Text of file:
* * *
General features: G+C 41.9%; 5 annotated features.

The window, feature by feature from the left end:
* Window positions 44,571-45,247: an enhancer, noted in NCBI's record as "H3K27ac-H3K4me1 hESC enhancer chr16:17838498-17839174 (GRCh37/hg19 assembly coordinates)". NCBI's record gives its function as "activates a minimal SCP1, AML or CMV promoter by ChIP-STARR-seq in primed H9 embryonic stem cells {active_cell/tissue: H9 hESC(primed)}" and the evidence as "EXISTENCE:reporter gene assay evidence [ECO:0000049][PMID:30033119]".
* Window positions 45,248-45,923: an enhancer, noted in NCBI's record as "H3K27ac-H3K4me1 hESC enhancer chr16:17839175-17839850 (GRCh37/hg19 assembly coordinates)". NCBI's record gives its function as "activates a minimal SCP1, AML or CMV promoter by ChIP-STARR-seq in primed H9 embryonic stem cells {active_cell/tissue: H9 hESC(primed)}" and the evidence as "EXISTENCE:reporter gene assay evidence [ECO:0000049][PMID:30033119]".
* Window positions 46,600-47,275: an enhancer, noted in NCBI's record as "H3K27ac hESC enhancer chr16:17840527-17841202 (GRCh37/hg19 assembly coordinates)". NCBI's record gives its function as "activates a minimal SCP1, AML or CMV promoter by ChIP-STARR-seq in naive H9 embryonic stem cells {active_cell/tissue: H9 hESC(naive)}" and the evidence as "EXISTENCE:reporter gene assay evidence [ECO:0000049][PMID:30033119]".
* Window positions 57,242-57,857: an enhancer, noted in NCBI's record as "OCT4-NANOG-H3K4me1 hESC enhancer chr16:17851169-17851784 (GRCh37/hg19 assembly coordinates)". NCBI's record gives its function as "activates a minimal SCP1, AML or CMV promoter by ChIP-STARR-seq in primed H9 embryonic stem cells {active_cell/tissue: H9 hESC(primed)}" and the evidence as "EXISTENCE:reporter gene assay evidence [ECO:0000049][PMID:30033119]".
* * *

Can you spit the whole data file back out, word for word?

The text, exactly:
General features: G+C 41.9%; 5 annotated features.

The window, feature by feature from the left end:
* Window positions 44,571-45,247: an enhancer, noted in NCBI's record as "H3K27ac-H3K4me1 hESC enhancer chr16:17838498-17839174 (GRCh37/hg19 assembly coordinates)". NCBI's record gives its function as "activates a minimal SCP1, AML or CMV promoter by ChIP-STARR-seq in primed H9 embryonic stem cells {active_cell/tissue: H9 hESC(primed)}" and the evidence as "EXISTENCE:reporter gene assay evidence [ECO:0000049][PMID:30033119]".
* Window positions 45,248-45,923: an enhancer, noted in NCBI's record as "H3K27ac-H3K4me1 hESC enhancer chr16:17839175-17839850 (GRCh37/hg19 assembly coordinates)". NCBI's record gives its function as "activates a minimal SCP1, AML or CMV promoter by ChIP-STARR-seq in primed H9 embryonic stem cells {active_cell/tissue: H9 hESC(primed)}" and the evidence as "EXISTENCE:reporter gene assay evidence [ECO:0000049][PMID:30033119]".
* Window positions 46,600-47,275: an enhancer, noted in NCBI's record as "H3K27ac hESC enhancer chr16:17840527-17841202 (GRCh37/hg19 assembly coordinates)". NCBI's record gives its function as "activates a minimal SCP1, AML or CMV promoter by ChIP-STARR-seq in naive H9 embryonic stem cells {active_cell/tissue: H9 hESC(naive)}" and the evidence as "EXISTENCE:reporter gene assay evidence [ECO:0000049][PMID:30033119]".
* Window positions 57,242-57,857: an enhancer, noted in NCBI's record as "OCT4-NANOG-H3K4me1 hESC enhancer chr16:17851169-17851784 (GRCh37/hg19 assembly coordinates)". NCBI's record gives its function as "activates a minimal SCP1, AML or CMV promoter by ChIP-STARR-seq in primed H9 embryonic stem cells {active_cell/tissue: H9 hESC(primed)}" and the evidence as "EXISTENCE:reporter gene assay evidence [ECO:0000049][PMID:30033119]".